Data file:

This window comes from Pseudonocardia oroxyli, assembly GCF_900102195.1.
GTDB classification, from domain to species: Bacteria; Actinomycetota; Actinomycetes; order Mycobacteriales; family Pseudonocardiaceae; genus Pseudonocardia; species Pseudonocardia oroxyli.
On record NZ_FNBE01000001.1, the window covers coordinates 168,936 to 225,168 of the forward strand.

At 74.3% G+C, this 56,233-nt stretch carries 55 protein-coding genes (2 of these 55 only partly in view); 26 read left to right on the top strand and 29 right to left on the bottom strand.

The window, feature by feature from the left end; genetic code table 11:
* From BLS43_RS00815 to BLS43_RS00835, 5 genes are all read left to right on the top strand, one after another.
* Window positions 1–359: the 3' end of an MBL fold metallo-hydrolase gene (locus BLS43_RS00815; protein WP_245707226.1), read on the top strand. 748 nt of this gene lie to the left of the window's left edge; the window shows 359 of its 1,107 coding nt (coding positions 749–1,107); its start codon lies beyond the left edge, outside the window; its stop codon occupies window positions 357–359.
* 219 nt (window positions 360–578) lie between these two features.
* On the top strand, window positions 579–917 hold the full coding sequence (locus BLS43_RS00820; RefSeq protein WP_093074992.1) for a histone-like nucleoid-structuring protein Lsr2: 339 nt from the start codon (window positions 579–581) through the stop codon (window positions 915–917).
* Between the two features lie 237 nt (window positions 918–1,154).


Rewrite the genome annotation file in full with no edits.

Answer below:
This window comes from Pseudonocardia oroxyli, assembly GCF_900102195.1.
GTDB classification, from domain to species: Bacteria; Actinomycetota; Actinomycetes; order Mycobacteriales; family Pseudonocardiaceae; genus Pseudonocardia; species Pseudonocardia oroxyli.
On record NZ_FNBE01000001.1, the window covers coordinates 168,936 to 225,168 of the forward strand.

At 74.3% G+C, this 56,233-nt stretch carries 55 protein-coding genes (2 of these 55 only partly in view); 26 read left to right on the top strand and 29 right to left on the bottom strand.

The window, feature by feature from the left end; genetic code table 11:
* From BLS43_RS00815 to BLS43_RS00835, 5 genes are all read left to right on the top strand, one after another.
* Window positions 1–359: the 3' end of an MBL fold metallo-hydrolase gene (locus BLS43_RS00815; protein WP_245707226.1), read on the top strand. 748 nt of this gene lie to the left of the window's left edge; the window shows 359 of its 1,107 coding nt (coding positions 749–1,107); its start codon lies beyond the left edge, outside the window; its stop codon occupies window positions 357–359.
* 219 nt (window positions 360–578) lie between these two features.
* On the top strand, window positions 579–917 hold the full coding sequence (locus BLS43_RS00820; RefSeq protein WP_093074992.1) for a histone-like nucleoid-structuring protein Lsr2: 339 nt from the start codon (window positions 579–581) through the stop codon (window positions 915–917).
* Between the two features lie 237 nt (window positions 918–1,154).